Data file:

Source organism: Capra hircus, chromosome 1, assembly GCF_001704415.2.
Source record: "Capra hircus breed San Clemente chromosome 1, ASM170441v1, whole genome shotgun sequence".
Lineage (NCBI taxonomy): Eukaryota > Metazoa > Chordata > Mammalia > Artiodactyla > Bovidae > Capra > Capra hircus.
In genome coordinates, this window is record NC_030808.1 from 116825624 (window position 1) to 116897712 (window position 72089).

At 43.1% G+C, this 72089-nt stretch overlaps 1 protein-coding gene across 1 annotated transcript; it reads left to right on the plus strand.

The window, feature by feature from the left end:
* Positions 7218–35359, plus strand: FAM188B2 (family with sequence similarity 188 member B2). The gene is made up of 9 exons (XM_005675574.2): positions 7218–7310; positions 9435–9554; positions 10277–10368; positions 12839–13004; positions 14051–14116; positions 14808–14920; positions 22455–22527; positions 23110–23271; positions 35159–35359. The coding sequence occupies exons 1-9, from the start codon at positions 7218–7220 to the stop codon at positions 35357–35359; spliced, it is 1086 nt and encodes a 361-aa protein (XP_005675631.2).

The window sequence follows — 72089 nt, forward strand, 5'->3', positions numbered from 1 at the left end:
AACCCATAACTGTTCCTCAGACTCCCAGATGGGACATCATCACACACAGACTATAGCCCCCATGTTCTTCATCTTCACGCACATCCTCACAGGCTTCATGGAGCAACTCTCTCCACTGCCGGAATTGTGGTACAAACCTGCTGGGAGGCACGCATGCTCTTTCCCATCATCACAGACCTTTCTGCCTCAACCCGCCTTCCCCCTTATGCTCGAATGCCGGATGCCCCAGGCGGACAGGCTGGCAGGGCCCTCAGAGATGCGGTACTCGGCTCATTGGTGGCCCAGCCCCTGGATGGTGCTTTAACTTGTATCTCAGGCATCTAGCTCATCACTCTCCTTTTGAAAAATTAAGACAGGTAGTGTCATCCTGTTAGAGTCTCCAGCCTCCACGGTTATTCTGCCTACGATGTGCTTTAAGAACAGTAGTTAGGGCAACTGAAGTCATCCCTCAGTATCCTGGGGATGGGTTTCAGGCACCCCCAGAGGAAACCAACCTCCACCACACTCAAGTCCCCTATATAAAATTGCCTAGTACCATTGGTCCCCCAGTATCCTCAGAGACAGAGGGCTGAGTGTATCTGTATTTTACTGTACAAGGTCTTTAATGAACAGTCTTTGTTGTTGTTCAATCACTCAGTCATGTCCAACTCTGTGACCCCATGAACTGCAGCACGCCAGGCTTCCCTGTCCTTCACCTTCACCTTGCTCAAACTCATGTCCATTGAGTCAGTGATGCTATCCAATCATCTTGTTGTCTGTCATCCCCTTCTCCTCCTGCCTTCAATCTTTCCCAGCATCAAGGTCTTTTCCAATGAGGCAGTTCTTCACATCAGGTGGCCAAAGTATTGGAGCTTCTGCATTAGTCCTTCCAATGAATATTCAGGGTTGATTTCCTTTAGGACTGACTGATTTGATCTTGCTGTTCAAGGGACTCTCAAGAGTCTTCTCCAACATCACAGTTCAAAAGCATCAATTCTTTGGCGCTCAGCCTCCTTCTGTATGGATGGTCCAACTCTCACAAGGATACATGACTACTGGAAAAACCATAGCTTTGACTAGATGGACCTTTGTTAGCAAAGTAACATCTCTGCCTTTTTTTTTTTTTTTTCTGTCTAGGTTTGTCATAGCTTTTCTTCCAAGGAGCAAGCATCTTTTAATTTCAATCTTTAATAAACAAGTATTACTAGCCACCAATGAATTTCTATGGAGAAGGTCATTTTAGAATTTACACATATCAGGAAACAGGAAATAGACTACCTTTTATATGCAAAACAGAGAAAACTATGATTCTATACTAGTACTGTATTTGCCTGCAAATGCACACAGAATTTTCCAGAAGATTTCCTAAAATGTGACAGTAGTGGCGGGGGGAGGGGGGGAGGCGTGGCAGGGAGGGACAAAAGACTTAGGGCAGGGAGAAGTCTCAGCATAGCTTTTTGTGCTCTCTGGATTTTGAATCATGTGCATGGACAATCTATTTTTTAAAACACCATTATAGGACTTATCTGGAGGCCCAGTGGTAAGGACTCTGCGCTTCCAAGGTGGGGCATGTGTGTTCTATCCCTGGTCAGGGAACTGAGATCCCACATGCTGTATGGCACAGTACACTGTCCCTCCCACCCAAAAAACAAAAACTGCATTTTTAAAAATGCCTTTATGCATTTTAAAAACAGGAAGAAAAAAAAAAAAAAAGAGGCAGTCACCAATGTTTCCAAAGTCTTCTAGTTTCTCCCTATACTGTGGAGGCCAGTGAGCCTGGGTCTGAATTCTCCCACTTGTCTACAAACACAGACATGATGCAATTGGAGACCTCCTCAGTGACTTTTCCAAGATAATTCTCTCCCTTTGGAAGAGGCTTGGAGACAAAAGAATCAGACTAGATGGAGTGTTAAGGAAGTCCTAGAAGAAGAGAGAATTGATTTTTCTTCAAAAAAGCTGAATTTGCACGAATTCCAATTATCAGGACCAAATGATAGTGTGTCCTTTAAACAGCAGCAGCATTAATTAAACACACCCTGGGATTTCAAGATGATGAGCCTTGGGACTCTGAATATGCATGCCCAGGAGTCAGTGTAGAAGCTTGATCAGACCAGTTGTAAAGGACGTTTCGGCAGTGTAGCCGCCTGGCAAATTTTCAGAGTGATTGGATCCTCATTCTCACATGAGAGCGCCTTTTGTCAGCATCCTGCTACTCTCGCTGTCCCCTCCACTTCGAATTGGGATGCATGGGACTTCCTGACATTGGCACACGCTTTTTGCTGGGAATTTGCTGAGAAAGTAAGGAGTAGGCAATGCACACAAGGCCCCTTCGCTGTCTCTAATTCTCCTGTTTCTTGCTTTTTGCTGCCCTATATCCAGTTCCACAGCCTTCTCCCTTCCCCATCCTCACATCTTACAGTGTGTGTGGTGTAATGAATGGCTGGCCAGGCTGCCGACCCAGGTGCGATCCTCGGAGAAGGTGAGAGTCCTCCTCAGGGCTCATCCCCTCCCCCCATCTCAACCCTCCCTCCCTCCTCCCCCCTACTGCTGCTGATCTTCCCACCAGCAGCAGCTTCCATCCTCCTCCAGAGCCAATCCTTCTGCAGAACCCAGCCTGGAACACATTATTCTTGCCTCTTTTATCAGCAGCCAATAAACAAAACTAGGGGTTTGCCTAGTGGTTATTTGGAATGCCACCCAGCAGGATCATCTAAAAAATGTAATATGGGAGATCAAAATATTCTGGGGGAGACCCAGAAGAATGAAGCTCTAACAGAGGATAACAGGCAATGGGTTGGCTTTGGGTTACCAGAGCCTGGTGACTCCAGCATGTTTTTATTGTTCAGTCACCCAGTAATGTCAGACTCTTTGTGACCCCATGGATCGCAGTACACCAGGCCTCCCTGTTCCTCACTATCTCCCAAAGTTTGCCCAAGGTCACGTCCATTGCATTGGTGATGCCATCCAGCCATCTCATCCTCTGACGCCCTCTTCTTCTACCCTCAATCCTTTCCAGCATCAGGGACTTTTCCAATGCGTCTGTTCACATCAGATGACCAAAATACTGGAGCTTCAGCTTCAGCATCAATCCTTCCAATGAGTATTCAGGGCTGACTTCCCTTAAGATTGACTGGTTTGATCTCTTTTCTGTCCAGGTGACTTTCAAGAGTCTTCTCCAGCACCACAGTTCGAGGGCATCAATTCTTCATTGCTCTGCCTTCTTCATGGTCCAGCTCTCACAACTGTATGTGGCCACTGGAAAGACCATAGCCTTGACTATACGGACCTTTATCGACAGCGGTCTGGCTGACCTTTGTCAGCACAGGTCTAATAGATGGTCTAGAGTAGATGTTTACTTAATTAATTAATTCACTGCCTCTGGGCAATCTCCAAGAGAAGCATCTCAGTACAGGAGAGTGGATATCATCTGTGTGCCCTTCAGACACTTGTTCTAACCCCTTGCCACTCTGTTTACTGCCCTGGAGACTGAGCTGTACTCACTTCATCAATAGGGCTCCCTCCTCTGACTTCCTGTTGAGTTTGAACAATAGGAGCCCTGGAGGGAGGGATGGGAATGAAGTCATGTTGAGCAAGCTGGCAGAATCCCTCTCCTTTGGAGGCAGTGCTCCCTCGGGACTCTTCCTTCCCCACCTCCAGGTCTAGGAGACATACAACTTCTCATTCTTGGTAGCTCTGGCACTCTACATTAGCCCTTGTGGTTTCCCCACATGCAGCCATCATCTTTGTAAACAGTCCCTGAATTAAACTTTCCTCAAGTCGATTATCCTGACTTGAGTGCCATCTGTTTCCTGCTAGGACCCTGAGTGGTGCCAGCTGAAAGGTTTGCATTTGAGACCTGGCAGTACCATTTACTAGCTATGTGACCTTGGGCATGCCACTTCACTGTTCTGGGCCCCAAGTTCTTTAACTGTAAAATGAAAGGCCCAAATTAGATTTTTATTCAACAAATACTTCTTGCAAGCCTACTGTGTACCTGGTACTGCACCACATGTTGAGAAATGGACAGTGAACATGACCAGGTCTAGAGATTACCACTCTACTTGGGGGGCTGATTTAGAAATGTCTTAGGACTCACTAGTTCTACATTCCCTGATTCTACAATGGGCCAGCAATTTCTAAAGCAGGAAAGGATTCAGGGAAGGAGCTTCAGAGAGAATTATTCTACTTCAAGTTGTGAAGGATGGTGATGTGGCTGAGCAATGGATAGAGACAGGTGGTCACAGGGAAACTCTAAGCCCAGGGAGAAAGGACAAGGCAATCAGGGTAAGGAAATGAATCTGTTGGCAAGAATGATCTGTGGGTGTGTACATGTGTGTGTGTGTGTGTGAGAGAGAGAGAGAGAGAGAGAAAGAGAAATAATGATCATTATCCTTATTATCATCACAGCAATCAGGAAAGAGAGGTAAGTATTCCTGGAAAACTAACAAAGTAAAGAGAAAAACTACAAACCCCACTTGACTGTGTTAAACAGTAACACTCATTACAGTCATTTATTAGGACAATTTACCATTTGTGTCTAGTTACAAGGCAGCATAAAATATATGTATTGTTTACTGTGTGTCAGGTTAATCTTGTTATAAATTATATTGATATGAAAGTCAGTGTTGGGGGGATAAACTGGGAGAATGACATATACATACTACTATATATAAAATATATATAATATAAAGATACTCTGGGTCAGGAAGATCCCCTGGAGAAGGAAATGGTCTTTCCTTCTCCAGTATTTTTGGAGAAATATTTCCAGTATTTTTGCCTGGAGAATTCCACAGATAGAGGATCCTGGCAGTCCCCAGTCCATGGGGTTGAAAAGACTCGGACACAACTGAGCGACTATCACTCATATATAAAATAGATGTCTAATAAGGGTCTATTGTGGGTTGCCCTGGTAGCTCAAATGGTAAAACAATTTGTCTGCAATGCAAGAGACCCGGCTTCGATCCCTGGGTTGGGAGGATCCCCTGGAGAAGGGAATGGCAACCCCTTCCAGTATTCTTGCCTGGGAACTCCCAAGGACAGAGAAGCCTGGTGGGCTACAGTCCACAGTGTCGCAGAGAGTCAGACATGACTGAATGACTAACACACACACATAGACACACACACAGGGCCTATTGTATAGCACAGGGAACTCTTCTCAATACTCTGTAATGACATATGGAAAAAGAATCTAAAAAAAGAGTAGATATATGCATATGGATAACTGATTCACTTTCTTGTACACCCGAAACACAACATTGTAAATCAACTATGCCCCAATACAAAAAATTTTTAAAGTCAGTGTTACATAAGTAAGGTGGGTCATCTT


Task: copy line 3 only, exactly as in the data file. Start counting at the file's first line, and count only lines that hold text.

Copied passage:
Lineage (NCBI taxonomy): Eukaryota > Metazoa > Chordata > Mammalia > Artiodactyla > Bovidae > Capra > Capra hircus.